Broadly correct. I've written elsewhere about the appalling damage done by allowing bean-counters to have management responsibilties, but in truth, in this case, they are merely a symptom of a much larger problem wherein everyone focuses on what can be crudely measured instead of looking at more subtle, nuanced indicators of "goodness".

            A brief story. Late 90s, IT boom, Yrs Truly is "Director, CRM and EAI" (actually one step below Board level) for a youngish consultancy in the City of <100 pretty good, skilled developers, architects, technologists etc. (Job title sounds bigger than the responsibilities.) Lots of recent senior recruiting, two utter first-rate Mongs have found their way into the Board, for Marketing and Finance. Founders consideirng IPO, got starry-eyed at recruiting "credible, heavyweight, highly-paid individuals" and fell prey to propaganda instead of shrewd assessment of past performance.

            A certain level of IPO greed is kicking in so lots of poeple can become rich overnight. Many fancily printed potentially lucrative share entitlements are printed and distributed. But the problems (not least, inevitable bubble bursting) are in sight, for those with the wit to see it.

            The City, it appears, will magic a successful IPO if quarterly revenue and profits steadily increase. There can be only a steady rise. Nothing else is tolerable. Abruptly, management types like me are being pressed to put in lots of billable hours. Abruptly, further hires are stalled. Abruptly, investment in training, research, in-house dev and anything else of long-term value is stopped. Personally I cannot properly manage, motivate and look after a young and eager team if I am also putting in too many billable hours—so my team's morale, coherence and performance—their belief—immediately starts to suffer. To Board I submit presentations predicting how and why this will hurt us badly in the months to come, as project quality degrades, deadines are missed, mistakes made, people leave. I actually show one slide showing the collapse in revenues for the next quarter. (Later turns out to be bang on, sadly.) Barely any reaction. No one cares. Maybe no one believes it. The only goal is "More revenue, by any means, and cut costs to keep profits 'growing'".

            A few months later many staff (the better ones, of course) are leaving almost daily. Contributory factors include widespread incredulity about Marketing Idiot's mouth and foot problem, and the Finance Fool picking ill-informed fights with clients, who then decline to pay (and I didn't blame them). One of Finance Fool's favourite sayings, always glibly thrown out there, about staff who might not be billing maximum hours next month: "Can 'em. Just can 'em." (None of the people he wishes to "can" have less than a 30-point IQ advantage on him.) But the worst damage is done by the abrupt short term obsession with quarterly figures, which damages absolutely everything in the operation, including the morale of what used to be good, future-oriented teams of expert young developers.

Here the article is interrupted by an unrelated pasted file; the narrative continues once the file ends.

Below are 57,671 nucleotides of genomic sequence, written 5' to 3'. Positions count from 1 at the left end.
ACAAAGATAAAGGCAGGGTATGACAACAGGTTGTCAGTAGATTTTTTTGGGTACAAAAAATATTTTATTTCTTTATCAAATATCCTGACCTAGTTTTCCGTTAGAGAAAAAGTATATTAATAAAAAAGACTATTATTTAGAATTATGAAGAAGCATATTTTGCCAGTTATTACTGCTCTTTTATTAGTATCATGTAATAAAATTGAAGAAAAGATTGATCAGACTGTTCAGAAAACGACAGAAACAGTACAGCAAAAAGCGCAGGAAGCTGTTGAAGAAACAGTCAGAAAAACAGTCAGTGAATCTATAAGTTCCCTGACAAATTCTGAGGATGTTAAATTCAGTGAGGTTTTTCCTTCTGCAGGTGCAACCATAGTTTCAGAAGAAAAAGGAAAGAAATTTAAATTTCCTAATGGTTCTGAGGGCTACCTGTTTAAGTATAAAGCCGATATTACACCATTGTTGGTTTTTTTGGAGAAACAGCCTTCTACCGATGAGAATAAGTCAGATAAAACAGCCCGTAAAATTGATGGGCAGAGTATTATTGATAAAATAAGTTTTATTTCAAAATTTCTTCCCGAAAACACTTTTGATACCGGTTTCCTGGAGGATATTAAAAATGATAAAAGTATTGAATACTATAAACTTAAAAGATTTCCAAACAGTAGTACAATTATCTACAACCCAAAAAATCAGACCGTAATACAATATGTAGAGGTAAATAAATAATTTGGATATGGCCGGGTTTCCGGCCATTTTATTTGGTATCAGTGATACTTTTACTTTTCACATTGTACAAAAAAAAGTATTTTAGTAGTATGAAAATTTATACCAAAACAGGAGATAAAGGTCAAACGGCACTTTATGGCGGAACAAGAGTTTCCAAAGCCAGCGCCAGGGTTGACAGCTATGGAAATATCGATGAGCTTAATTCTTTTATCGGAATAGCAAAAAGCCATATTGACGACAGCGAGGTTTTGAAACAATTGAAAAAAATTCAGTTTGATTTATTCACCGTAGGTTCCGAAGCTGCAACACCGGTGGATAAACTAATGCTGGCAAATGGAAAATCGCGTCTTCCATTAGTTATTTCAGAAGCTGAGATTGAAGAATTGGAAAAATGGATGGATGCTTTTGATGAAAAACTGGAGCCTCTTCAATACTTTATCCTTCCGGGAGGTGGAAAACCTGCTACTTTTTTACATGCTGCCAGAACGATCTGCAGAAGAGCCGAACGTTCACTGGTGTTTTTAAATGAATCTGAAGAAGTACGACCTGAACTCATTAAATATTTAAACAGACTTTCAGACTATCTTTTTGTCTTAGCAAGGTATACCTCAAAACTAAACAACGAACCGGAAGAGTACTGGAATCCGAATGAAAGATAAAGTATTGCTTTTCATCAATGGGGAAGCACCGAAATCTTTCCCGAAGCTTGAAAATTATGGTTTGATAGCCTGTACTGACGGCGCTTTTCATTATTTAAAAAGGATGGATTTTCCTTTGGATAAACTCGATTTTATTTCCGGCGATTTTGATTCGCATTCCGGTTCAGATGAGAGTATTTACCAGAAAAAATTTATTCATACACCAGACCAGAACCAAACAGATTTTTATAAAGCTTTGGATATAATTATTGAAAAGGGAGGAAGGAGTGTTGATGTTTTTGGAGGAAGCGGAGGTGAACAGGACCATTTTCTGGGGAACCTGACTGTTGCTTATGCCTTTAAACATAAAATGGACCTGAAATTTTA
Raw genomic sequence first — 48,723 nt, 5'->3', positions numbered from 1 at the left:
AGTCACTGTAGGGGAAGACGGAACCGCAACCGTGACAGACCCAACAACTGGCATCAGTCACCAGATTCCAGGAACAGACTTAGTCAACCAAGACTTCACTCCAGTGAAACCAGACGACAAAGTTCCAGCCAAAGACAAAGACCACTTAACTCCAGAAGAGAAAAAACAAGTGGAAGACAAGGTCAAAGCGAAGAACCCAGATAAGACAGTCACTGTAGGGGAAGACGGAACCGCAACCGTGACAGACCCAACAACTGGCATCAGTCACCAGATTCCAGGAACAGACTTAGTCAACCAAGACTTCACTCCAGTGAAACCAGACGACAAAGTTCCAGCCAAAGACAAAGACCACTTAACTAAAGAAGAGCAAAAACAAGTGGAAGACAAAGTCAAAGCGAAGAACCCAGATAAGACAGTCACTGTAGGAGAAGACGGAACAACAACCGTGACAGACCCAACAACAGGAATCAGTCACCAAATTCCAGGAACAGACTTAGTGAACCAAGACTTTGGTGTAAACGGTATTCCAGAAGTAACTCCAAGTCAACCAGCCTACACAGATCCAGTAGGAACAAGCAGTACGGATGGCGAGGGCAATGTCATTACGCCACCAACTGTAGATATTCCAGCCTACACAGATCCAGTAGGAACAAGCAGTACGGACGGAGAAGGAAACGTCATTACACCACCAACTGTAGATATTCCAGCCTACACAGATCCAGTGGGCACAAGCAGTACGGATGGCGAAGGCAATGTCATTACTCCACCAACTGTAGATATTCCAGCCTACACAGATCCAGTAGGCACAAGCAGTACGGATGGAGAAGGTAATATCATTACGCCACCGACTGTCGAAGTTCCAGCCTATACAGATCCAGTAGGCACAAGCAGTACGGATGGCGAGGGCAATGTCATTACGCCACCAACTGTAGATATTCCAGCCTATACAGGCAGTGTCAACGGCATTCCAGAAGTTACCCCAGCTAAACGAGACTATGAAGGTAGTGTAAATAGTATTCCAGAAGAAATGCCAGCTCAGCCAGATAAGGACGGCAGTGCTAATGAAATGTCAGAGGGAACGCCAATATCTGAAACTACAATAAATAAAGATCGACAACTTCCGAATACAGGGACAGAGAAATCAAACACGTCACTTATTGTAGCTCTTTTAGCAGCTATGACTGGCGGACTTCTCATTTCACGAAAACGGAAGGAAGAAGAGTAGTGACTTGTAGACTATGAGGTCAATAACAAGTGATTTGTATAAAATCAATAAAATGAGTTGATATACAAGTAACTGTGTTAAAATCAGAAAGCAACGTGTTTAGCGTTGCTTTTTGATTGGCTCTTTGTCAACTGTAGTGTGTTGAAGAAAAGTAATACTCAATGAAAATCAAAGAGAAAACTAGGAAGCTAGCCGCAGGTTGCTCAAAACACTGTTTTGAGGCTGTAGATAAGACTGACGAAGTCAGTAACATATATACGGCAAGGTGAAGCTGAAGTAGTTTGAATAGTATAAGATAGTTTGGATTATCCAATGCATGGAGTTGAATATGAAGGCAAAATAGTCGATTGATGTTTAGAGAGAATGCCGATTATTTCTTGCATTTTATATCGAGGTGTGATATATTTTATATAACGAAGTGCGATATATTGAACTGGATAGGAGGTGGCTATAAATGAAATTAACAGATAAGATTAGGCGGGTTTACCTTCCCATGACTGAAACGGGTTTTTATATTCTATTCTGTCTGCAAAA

Older, wiser, collecting my embarrasingly fat redundancy payment many months later, I pointed out neutrally that this was all entirely predictable. The answer: "Why didn't you say so?"

            No IPO. Company blown away like a tumbleweed nearly 20 years ago. It could have survived well, grown slowly and spasmodically, learned along the way, probably eventually sold out handsomely to one of the BigX consultancies ... where, admittedly, it would have been infected by their own brand of greed and incompetence, but the founders would have got their payoff.

            Instead, shortsighted greed and a moronically counterproductive obsession with just a couple of numbers, completely destroyed it.

            1. jmch Silver badge

              Re: "bean counters who value ... index of growth"

              "a symptom of a much larger problem wherein everyone focuses on what can be crudely measured instead of looking at more subtle, nuanced indicators of "goodness". "

              Related issue - using GDP growth as a measure of a country's advancement even though

              (a) GDP whether absolute or per capita doesn't take into account that all or most of the increase could be going into the pockets of a select few while the plebs are stuck in a status quo and

              (b) some factors correlating with higher GDP can include more traffic, longer commutes, more expensive housing, more polluted air and water, overcrowding, more pressure on infrastructure and other common resources etc etc. In other words, quality of life can be tanking and the bureaucracy doesn't care because Yay! GDP growth!

              Whatever is being measured is what will get optimised for (see also chip speed benchmarking, diesel emissions measurements... )

        3. Anonymous Coward
          Anonymous Coward

          What's wrong in finding a nice comfy niche and just maintaining it where it is?